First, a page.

He’s clearly not the only one reminiscing about it, because Star manhandles him till he’s sitting on the edge of the tub once more, exactly where he was all those years ago. Ignoring Rictor’s token protestations that maybe this should wait until after their bath, he goes to his knees gracefully, takes Rictor into his mouth with the ease of long practice. There’s no hesitation now, no clumsiness, no choking. A few quick licks followed by a hard suck at the head, and Star is swallowing deeply, taking him into his throat. Rictor doesn’t kid himself that he’s the only man Star’s ever done this to – it was deeply obvious that first night back in upstate New York, after Cortex, that he’d learned a lot in the years they’d been apart, and even now he comes home sometimes with new tricks he wants to show off – but Rictor was the first, and one day, if things work out the way he hopes, he’ll be the last.

He comes with a choked off cry, and slides bonelessly off the edge of the tub into Star’s lap. Star reaches up past his shoulder to turn off the water, then leans in to kiss him hungrily. Rictor hugs him hard, then reaches down between them to where Star’s dick is leaving sticky trails on his belly. It only takes a couple of firm pulls to bring him off; it’s been a while, what with all the gladiatorial combat and cloning and mind-wiping and time travel.

Star bites his jaw as he comes, and maybe it’s being back in this room, the scene of so many illicit, fear-tinged rendezvous, but for a second he opens his mouth to hiss, don’t leave a mark. In the next he thinks, ah, fuck it, I’m twenty-six years old, I’ve tried to kill myself twice, been tortured by extremists, lost my powers, saved the world a dozen times, finally got back together with the love of my life after multiple false starts and stupid mistakes, and leans into Shatterstar’s teeth.

When they finally emerge from the lukewarm bath, scrupulously clean for the first time in months, scrubbed and shaved and shampooed to within an inch of their lives, Shatterstar flops naked onto the bed, barely pausing to yank off the heirloom quilt. He lies there like some sort of odalisque, unconsciously enticing, and truthfully Rictor wants nothing more than to join him. He can hear the band practising outside though, and knows he’d better sort out something for them both to wear, or face the wrath of an enraged Bridezilla. He pulls on an old pair of jeans and a t-shirt out of the dresser, and heads downstairs.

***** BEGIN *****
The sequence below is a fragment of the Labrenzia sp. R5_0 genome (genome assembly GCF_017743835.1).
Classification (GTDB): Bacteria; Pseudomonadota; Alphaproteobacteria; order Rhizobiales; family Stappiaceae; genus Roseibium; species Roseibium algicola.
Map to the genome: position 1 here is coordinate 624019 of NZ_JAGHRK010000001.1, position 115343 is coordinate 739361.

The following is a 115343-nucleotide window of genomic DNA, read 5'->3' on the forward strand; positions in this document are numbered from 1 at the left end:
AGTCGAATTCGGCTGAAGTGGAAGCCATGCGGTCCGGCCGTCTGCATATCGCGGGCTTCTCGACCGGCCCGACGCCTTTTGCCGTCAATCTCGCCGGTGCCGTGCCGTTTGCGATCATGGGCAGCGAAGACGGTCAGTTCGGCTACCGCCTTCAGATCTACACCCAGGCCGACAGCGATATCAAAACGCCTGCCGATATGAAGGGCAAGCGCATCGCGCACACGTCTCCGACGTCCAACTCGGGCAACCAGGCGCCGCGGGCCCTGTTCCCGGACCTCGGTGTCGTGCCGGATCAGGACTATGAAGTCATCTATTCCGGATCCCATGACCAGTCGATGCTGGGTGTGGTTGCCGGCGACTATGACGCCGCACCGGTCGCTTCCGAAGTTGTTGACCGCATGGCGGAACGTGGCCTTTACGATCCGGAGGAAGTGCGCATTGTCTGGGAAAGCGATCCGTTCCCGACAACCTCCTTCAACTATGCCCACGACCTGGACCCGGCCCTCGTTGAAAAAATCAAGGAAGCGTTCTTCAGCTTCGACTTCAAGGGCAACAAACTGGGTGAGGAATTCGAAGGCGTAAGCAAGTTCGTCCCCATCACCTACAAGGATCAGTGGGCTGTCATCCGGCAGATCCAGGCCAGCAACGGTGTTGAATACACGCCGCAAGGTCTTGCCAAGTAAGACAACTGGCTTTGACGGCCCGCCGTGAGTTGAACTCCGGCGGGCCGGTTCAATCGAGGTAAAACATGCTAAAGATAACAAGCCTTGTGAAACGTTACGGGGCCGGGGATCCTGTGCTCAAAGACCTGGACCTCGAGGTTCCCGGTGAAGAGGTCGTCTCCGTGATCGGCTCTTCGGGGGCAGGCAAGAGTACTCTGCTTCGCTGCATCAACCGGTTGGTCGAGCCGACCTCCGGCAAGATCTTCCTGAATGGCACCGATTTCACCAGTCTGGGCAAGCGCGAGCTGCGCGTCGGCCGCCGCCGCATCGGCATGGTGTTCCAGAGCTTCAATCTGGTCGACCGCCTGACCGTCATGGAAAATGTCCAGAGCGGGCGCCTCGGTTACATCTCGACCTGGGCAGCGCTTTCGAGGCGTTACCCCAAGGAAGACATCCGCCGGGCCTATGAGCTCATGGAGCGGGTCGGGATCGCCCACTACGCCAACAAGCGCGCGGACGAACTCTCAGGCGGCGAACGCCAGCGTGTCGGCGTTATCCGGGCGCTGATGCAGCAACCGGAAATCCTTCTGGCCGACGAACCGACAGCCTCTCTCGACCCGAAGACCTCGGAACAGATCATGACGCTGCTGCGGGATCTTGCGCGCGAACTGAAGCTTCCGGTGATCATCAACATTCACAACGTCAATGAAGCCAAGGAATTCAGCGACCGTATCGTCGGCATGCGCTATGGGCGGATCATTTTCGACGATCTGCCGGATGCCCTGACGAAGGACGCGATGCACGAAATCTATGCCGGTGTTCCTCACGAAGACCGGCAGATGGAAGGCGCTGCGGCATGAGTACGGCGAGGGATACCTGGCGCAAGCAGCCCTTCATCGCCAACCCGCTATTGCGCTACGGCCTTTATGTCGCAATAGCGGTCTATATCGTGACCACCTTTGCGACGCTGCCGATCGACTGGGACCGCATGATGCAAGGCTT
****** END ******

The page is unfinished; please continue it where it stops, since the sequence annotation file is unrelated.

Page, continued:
It appears Mama has been way ahead of him, however, for neatly hanging on the bannister of the staircase are two pristine black suits, complete with stiff white shirts and cummerbunds. The larger of the two smells ever so faintly of mothballs, and was probably, he realises with a pang, his father’s. He shakes off the memory and heads back into his bedroom. Shatterstar bounds to his feet, reinvigorated by the prospect of indulging his inner showman.

They take longer getting dressed than they probably should, elbowing each other out of prime position in front of the full length mirror, taking turns to straighten each other’s collars and cuffs, wrap and tie the burgundy cummerbunds, presumably the colour of the bridal party’s dresses. He draws a line at the tie tucked into the breast pocket, however, tossing it onto the dresser and leaving his top two buttons undone. Star looks at him quizzically, then does the same. With their hair scraped back into neat little ponytails they look like something out of GQ, and he’s seized with a burning desire to rumple Star up again, but that will have to wait. He’s been given one last chance to spend time with his mother, and he wants to make the most of it.

Naturally, they run into his uncle on the landing.

Tío Luis,” he says respectfully, extending his hand. Luis Richter looks at it suspiciously for a moment before deigning to shake it, then casts a jaundiced eye over his nephew, head to toe.

“Julio,” he says at last. “I wasn’t expecting you. And I see you brought your güero with you.”

Shatterstar bristles beside him, but Rictor just smiles, showing all his teeth. “I did,” he agrees.

Luis gives Star the once over too, but there’s no fault to be found. “At least you’ve cut your hair,” he blusters at last. “If it weren’t for that tattoo you’d almost look respectable.”

Rictor seizes Star’s wrist before he can demonstrate with extreme prejudice that a slave brand is nothing so frivolous as a tattoo, and not to be mocked. “We’re going to sit with Mama a while before the ceremony, Tío.”

Somewhat mollified by this display of filial piety, Luis relents. “That’s good, Julio,” he says. “She hasn’t been so well lately.”

Rictor nods, and he can feel Star relaxing beside him. Whatever his faults, Luis has taken good care of his sister-in-law since her husband’s murder, and they both know it.

By the time everyone’s ready to begin the procession to the church, Rictor has been stuffed full of sweetmeats and petted and cossetted and generally indulged. To be fair to his mother, she doesn’t know he’s twenty-six now, but eighteen year old him would have been chafing under the attention. Eighteen year old him can go fuck himself, he didn’t know how lucky he’d had it.

He’d wondered, for one long awkward moment as she looked into his face searchingly, if she couldn’t tell her only son was much older than the last time she saw him. But she’d just patted his cheek and said sadly, “You look so tired, Julio. And sad. Are things so terrible, up north?”